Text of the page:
Completely free to use for individuals with no limits
Mac desktop app
Visio file import support (although not very accurate)
Integration with lots of online services
Quick to start and easy to get going
Chrome extension allows you to work offline too
Very limited objects and templates
VSDX export not always accurate (still in beta)
Quite basic compared to Visio
Teams must pay for connections to Confluence
No Cloud integration with Chrome desktop extension
If you just want to import Visio diagrams but don’t need export support and prefer a Mac desktop app rather than a cloud solution, take a look at Creately.
Creately is an excellent Visio equivalent for Mac which also has a free desktop app.
Creately can import VDX and VSDX files although to export them to Visio you can only export to the more limited SVG format
The desktop app isn’t just a browser extension either – it’s a proper desktop client which you can download and install on your Mac.
Creately has a really nice, clear interface that makes it extremely easy to drag and drop elements to create flowcharts, org charts, process flow diagrams, UML, UI mockups and more.
Like most cloud based diagramming software, Creately is a lot easier to use than Visio. It has lots of useful prompts and tutorials to help you get the most out of it with a big choice of templates to get you started.
Creately is free to use for an unlimited period but the free version has limitations on users, objects and collaborators.
It’s also limited to just 3 diagrams and all free diagrams are public.
LibreOffice Draw is the suite’s equivalent of Visio and is completely free to use.
You can’t import Visio files into LibreOffice draw but you can import and export XML and SWF files.
You can create flowcharts and diagrams with LibreOffice draw and there are some useful touches such as a grouping tool which allows you to group several objects at once and move them together.
LibreOffice Draw is nowhere near as diagram focused as the other software featured here and isn’t as easy to use. It’s a lot more hard work to create even the simplest diagrams and there’s no drag and drop support.
However, if you want an alternative to Microsoft Office and want an open source alternative to Visio, LibreOffice Draw may be worth persevering with.
Dia was one of the first free Mac desktop diagramming tools out there but nowadays is pretty dated. Dia only works via a desktop app and is heavily inspired by Visio with a similar old style MS Office interface.
It can import Visio files in XML and VDX format but cannot export to Visio format. It does however export to EPS, SVG, XFIG, WMF and PNG.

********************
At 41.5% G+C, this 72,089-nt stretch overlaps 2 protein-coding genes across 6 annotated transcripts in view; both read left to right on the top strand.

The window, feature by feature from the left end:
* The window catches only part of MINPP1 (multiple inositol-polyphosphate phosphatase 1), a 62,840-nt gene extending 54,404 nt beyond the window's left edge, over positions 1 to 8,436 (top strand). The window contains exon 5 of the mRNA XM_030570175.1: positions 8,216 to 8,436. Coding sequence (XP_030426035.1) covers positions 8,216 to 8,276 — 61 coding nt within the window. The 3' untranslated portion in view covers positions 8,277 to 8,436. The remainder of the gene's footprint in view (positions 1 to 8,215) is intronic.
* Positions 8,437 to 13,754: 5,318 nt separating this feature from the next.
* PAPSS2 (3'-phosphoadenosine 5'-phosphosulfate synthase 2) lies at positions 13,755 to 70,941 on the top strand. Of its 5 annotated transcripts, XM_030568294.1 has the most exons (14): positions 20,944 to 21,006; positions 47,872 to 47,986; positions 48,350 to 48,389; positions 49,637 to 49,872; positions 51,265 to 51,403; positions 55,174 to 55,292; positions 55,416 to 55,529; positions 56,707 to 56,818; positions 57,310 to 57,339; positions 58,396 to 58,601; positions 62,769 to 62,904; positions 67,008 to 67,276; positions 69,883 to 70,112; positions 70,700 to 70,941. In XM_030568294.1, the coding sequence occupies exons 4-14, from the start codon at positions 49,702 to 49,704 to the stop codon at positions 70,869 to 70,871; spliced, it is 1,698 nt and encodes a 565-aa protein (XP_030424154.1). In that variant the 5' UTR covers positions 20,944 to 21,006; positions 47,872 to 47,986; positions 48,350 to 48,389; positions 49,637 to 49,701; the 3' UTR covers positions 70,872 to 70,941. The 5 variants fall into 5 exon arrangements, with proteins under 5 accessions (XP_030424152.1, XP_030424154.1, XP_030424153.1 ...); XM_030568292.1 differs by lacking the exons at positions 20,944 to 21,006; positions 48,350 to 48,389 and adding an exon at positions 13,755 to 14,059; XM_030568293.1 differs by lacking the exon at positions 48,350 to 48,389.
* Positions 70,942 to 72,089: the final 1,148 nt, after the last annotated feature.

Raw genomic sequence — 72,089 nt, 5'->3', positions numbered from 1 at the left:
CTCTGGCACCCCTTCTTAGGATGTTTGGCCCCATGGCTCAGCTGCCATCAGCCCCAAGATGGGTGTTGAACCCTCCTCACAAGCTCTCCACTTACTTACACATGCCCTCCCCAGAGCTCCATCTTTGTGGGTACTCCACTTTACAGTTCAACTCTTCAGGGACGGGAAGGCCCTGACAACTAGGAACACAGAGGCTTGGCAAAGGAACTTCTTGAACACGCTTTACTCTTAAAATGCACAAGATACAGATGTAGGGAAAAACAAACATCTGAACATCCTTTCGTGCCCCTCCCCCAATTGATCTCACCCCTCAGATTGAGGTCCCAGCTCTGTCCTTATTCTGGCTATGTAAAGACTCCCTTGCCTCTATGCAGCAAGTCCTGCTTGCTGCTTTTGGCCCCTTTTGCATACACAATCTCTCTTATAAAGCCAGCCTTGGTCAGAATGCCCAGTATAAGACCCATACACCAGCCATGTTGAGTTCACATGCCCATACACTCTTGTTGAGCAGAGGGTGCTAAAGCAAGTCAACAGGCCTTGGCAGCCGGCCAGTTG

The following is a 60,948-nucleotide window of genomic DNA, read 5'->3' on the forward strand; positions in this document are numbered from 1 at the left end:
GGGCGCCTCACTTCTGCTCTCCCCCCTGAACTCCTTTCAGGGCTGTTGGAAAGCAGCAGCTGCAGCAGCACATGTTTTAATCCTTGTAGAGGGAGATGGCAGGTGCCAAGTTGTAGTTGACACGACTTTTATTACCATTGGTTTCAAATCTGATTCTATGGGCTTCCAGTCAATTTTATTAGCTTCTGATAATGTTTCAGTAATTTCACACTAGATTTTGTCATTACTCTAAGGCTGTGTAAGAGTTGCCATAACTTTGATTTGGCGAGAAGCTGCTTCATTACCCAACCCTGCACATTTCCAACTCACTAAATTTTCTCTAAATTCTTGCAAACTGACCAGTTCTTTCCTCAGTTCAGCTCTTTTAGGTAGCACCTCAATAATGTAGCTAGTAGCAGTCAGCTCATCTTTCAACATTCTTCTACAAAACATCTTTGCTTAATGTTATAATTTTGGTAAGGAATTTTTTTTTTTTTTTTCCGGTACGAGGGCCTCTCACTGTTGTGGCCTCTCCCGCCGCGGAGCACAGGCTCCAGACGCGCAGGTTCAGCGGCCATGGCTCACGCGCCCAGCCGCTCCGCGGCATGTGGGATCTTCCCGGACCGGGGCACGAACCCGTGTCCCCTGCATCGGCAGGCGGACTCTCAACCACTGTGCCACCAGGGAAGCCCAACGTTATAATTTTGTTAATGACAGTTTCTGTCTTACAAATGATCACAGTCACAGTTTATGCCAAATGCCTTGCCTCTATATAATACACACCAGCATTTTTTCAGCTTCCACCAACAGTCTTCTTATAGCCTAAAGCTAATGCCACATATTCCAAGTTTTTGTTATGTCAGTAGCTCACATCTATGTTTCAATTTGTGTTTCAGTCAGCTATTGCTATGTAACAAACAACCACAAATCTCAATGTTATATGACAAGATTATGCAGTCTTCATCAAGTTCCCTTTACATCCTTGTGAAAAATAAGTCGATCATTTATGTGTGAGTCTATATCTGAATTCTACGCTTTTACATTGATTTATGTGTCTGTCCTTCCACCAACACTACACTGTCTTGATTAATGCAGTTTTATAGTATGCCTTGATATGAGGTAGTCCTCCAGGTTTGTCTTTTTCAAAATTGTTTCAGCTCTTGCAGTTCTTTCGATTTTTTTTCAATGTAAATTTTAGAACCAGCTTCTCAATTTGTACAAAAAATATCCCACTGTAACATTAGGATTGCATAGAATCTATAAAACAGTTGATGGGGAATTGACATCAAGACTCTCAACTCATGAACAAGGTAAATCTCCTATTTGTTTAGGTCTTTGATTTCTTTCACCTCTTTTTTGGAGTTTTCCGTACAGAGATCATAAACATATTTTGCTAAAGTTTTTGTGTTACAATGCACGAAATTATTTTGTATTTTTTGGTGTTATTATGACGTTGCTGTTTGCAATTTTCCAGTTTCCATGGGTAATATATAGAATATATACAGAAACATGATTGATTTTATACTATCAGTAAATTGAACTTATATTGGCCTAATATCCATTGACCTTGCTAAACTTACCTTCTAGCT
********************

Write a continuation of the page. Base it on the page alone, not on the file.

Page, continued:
Although Dia is completely free with no limitations, it is donationware which means the developer encourages donations in order to cover the costs of membership to the Mac Developer Program.
This is necessary in order to meet Apple’s security requirements for small projects such as Dia.
No free use limitations
Visio import support
No Visio export support
yEd works both online and offline and is designed for those who are experienced with diagramming tools. It’s probably the most powerful free diagramming tool you’ll find anywhere although it does take some getting used to.
yEd is quite tricky to work out compared to most diagramming software but has a clever automatic layout algorithm that means any changes you make to structures or layout are automatically calculated and re-balanced.
yEd goes beyond traditional diagramming and even supports Virtual Reality for the exploration of graph visualizations.
At the moment, yEd is completely free to use which is amazing considering how powerful it is. However, a commercial version will eventually be released although the developers say it will continue to remain free for private use.
Very powerful for a free Visio alternative
No free use limitations
Virtual reality support
Desktop app based on Java
Not easy to use
Will eventually require payment for commercial use
8. Pencil Project
Pencil Project, or “Pencil” as it’s more commonly known, is a slick open source cross platform design tool that’s aimed mainly at those creating Graphical User Interface (GUI) prototypes.
Pencil is not cloud based and has it’s own desktop app for Mac.
Although there’s no Visio import or export support, It’s very useful for those designing app interfaces with a selection of built-in shape collections and can export to PNG, Web Page, PDF, SVG and OpenOffice format.
It also has a huge online library of clipart courtesy of integration with the free open source OpenClipArt resource which you can drag and drop into Pencil.
However, Pencil is geared mainly at designing GUIs so it’s not the all-round diagramming tool that Visio is.
Microsoft released Visio Online in 2017 to allow commercial Windows Office 365 subscribers to view and edit Visio files without actually having Visio installed.
Visio Online allows Academic, Government and Enterprise Office 365 subscribers on Windows to view and edit a Visio file in any browser but note that it’s not a fully fledged version of Visio.
You can only open, view, comment and do basic editing of Visio files but for advanced editing, it automatically takes you to the Windows desktop version of Visio which of course, is not available to Mac users.
However, if you’re a Mac user with one of the commercial Office 365 subscriptions mentioned above, you can use it as a free Visio viewer, and make very basic edits or add comments to Visio diagrams.